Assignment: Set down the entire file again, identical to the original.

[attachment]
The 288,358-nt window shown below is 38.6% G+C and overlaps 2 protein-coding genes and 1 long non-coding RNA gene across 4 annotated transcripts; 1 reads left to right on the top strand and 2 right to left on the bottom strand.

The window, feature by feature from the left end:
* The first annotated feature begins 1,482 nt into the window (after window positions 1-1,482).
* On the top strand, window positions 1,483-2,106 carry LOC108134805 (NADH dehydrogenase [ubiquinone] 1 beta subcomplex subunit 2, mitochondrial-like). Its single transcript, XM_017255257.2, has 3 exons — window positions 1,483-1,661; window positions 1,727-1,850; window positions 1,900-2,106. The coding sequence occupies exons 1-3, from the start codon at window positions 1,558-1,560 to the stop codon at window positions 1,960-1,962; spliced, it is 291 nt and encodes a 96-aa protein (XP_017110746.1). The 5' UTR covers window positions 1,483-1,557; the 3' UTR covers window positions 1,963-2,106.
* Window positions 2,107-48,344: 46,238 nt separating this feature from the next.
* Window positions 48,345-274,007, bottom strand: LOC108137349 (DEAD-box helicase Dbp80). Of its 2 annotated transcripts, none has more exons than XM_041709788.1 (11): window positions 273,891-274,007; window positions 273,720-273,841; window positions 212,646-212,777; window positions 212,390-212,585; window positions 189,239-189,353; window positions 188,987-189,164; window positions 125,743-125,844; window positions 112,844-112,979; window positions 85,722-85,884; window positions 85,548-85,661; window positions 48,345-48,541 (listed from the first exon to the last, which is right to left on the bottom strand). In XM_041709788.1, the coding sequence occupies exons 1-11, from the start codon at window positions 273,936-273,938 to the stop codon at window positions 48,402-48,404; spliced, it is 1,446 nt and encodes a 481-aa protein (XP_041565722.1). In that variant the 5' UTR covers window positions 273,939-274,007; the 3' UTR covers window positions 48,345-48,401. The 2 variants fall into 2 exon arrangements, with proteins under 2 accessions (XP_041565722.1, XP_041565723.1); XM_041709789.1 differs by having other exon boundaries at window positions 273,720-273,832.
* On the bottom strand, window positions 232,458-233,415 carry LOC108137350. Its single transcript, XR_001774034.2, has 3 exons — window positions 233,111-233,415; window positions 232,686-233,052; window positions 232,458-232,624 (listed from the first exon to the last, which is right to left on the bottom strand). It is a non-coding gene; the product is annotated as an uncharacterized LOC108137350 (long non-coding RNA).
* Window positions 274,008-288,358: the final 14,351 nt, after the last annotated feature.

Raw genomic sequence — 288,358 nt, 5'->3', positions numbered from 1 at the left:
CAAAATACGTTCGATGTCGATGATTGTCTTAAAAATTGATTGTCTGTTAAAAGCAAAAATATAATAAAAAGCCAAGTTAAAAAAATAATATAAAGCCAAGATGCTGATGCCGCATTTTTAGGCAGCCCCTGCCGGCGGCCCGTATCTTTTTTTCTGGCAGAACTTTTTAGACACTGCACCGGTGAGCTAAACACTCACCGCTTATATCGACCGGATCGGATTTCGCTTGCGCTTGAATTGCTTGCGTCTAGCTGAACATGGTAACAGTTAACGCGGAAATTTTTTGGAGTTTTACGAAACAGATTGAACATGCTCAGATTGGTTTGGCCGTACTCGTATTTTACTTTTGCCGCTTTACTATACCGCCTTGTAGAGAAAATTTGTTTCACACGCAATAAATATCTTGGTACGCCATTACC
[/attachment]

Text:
The 288,358-nt window shown below is 38.6% G+C and overlaps 2 protein-coding genes and 1 long non-coding RNA gene across 4 annotated transcripts; 1 reads left to right on the top strand and 2 right to left on the bottom strand.

The window, feature by feature from the left end:
* The first annotated feature begins 1,482 nt into the window (after window positions 1-1,482).
* On the top strand, window positions 1,483-2,106 carry LOC108134805 (NADH dehydrogenase [ubiquinone] 1 beta subcomplex subunit 2, mitochondrial-like). Its single transcript, XM_017255257.2, has 3 exons — window positions 1,483-1,661; window positions 1,727-1,850; window positions 1,900-2,106. The coding sequence occupies exons 1-3, from the start codon at window positions 1,558-1,560 to the stop codon at window positions 1,960-1,962; spliced, it is 291 nt and encodes a 96-aa protein (XP_017110746.1). The 5' UTR covers window positions 1,483-1,557; the 3' UTR covers window positions 1,963-2,106.
* Window positions 2,107-48,344: 46,238 nt separating this feature from the next.
* Window positions 48,345-274,007, bottom strand: LOC108137349 (DEAD-box helicase Dbp80). Of its 2 annotated transcripts, none has more exons than XM_041709788.1 (11): window positions 273,891-274,007; window positions 273,720-273,841; window positions 212,646-212,777; window positions 212,390-212,585; window positions 189,239-189,353; window positions 188,987-189,164; window positions 125,743-125,844; window positions 112,844-112,979; window positions 85,722-85,884; window positions 85,548-85,661; window positions 48,345-48,541 (listed from the first exon to the last, which is right to left on the bottom strand). In XM_041709788.1, the coding sequence occupies exons 1-11, from the start codon at window positions 273,936-273,938 to the stop codon at window positions 48,402-48,404; spliced, it is 1,446 nt and encodes a 481-aa protein (XP_041565722.1). In that variant the 5' UTR covers window positions 273,939-274,007; the 3' UTR covers window positions 48,345-48,401. The 2 variants fall into 2 exon arrangements, with proteins under 2 accessions (XP_041565722.1, XP_041565723.1); XM_041709789.1 differs by having other exon boundaries at window positions 273,720-273,832.
* On the bottom strand, window positions 232,458-233,415 carry LOC108137350. Its single transcript, XR_001774034.2, has 3 exons — window positions 233,111-233,415; window positions 232,686-233,052; window positions 232,458-232,624 (listed from the first exon to the last, which is right to left on the bottom strand). It is a non-coding gene; the product is annotated as an uncharacterized LOC108137350 (long non-coding RNA).
* Window positions 274,008-288,358: the final 14,351 nt, after the last annotated feature.

Raw genomic sequence — 288,358 nt, 5'->3', positions numbered from 1 at the left:
CAAAATACGTTCGATGTCGATGATTGTCTTAAAAATTGATTGTCTGTTAAAAGCAAAAATATAATAAAAAGCCAAGTTAAAAAAATAATATAAAGCCAAGATGCTGATGCCGCATTTTTAGGCAGCCCCTGCCGGCGGCCCGTATCTTTTTTTCTGGCAGAACTTTTTAGACACTGCACCGGTGAGCTAAACACTCACCGCTTATATCGACCGGATCGGATTTCGCTTGCGCTTGAATTGCTTGCGTCTAGCTGAACATGGTAACAGTTAACGCGGAAATTTTTTGGAGTTTTACGAAACAGATTGAACATGCTCAGATTGGTTTGGCCGTACTCGTATTTTACTTTTGCCGCTTTACTATACCGCCTTGTAGAGAAAATTTGTTTCACACGCAATAAATATCTTGGTACGCCATTACC